Scarlett Cochran 18:59
Oh, that is absolutely a money story. I question that a lot. This idea that people who pay, pay attention, because I've seen people pay a lot for things and not show up.
Heather Sager 19:09
Scarlett Cochran 19:10
Just saying, me, me too and I've seen people not pay that much for something but go all the way through the program.
Heather Sager 19:18
Scarlett Cochran 19:18
And I don't think I don't think that it's necessarily true, that if they pay that makes them more likely to actually show up and do the work. I think it's really about where their motivation is, because I've also seen people who didn't have a lot of money, but it was a big investment for them and they poured everything in to it. And then other people, it was no big deal for them and they didn't pay any attention at all, even though they paid even more money. So what I would say though, is that we don't assume that the story is true. We have to test it to see if that is holds true for us and our audience because you know, let's look at the numbers when it comes to business you have the number of people that actually opt in, and then on your freebie, and then that conversion rate and then presumably, when you're charging for something, your initial conversion rate, the number of people that enter into your world will be smaller. And so then the conversion rate has to be much higher, in order to make up for the fact that you've got a lower volume to begin with.
Heather Sager 20:22
Yeah. It's a, while you're just doing some business math there, which I love. It's my love language. I think I love the fact that you brought up that. You got to test it for your audience. I think, in this online industry, you'll hear me I know you're gonna agree with me on this. It's very easy to hear someone else's opinion and go, wow, that sounds logical and then we try on that opinion, aka, that story for ourselve and then you'll notice we start seeing other like proof of it, either other people or echo saying it like little parrots, people start repeating it and then it's like, what must be true? But the reality is, is true or false, you just have to choose what's going to be true for you, so I love that you said that whatever story you choose to accept is the context in which you will be successful. So if you believe that people who pay attention, that might be true for you, if you don't believe that that also could work for you. So you have to lean into your own truth, right?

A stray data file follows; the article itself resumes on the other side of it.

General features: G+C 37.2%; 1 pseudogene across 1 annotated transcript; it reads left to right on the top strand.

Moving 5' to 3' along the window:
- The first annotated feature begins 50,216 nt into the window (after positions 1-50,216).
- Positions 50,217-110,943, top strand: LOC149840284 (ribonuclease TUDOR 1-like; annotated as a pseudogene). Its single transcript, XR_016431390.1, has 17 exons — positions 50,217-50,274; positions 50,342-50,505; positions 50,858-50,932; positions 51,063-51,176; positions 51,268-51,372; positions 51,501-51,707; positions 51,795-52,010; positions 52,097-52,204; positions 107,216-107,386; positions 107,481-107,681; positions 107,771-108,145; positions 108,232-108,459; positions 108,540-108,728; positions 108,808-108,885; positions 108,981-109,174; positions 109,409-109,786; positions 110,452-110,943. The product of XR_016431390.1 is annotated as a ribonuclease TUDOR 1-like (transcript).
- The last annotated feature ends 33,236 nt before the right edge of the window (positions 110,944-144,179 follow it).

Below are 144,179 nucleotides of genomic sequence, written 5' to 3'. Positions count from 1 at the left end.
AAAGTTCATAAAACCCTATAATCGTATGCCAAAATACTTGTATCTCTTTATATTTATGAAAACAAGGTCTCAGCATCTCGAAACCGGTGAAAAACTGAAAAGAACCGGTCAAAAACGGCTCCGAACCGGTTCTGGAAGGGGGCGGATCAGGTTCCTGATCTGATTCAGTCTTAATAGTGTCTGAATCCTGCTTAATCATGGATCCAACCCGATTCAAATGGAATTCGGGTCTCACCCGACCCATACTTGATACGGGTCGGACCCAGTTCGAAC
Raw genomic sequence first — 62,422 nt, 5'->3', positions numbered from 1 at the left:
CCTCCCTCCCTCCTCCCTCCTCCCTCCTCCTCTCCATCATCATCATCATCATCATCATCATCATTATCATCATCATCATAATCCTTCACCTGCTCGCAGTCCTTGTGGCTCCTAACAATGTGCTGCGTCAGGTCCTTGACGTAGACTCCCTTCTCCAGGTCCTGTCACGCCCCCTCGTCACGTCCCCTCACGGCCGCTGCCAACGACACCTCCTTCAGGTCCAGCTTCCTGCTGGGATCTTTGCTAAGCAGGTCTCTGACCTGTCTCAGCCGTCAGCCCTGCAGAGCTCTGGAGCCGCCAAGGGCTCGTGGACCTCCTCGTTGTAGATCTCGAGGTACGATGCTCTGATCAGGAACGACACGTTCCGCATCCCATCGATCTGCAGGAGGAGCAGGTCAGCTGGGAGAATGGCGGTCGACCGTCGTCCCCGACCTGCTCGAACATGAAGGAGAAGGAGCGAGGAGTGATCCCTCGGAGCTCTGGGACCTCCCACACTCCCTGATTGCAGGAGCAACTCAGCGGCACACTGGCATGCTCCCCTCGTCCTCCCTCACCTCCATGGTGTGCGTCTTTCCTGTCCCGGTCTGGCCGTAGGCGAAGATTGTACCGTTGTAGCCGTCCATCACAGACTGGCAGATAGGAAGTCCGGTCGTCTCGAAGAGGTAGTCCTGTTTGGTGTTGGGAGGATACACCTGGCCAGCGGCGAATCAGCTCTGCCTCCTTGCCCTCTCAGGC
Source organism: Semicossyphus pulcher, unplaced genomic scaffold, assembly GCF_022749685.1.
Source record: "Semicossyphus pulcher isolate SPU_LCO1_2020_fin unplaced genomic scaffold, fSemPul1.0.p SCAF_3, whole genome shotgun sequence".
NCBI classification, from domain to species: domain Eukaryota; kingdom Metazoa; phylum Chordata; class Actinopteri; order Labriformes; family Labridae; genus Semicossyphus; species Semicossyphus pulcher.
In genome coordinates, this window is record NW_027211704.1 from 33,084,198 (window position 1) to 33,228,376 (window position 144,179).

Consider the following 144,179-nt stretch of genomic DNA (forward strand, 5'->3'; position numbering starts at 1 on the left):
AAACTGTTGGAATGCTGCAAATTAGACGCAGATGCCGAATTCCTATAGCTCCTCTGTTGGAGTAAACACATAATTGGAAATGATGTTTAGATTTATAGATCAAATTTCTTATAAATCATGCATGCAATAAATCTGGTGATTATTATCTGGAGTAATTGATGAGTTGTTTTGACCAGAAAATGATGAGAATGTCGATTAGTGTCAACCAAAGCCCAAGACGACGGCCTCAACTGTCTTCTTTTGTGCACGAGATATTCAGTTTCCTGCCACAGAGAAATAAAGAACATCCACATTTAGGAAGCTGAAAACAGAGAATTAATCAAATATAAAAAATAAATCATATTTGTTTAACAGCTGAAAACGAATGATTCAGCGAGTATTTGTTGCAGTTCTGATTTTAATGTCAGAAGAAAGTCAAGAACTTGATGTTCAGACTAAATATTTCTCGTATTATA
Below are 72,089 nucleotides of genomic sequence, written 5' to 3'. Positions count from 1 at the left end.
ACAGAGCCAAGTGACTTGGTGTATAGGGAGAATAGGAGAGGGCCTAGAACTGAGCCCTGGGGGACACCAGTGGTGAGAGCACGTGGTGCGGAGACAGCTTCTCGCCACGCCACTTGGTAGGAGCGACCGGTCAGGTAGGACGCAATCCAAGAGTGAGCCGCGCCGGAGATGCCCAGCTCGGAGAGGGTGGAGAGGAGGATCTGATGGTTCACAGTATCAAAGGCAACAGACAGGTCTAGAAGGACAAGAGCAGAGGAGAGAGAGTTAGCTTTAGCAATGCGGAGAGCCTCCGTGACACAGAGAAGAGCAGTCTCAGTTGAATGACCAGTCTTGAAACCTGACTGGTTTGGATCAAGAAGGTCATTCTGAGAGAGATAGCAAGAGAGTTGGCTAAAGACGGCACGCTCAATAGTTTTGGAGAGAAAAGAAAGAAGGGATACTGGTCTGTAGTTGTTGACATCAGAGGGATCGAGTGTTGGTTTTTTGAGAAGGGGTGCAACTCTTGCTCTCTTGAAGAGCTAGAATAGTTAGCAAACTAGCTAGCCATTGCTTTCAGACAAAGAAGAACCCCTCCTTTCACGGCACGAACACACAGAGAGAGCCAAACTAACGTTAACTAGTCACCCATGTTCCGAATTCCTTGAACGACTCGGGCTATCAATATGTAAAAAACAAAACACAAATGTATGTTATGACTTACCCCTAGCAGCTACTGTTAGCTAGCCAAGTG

Scarlett Cochran 21:20
And also, you know, I say that this is a story is conserved depending on your specific context. So if you have a massive audience, you get massive organic traffic. Your email list is overflowing with people and getting really expensive, right, which I'm lucky enough to be at that point in my business where I'm looking at the volume of my email list and wondering, does this make sense for it to keep growing at this rate and for me to keep paying, you know, almost $1,000 a month for this email list, based on freebies? Or what would it look like for me to have a tighter email list? It's fewer people, but doesn't cost me as much every month and somehow still makes me more money? That's a different question, a different story, then, like maybe that story makes sense. Well, let me see if I reduce that volume, what the conversion rates would look like versus if you're at a point in your business where you're still trying to gain traction. Growing your email list is challenging and so now you're putting up roadblocks in front of potential clients, when you really need, what you need right now is actually more traffic. So same story makes sense in different context.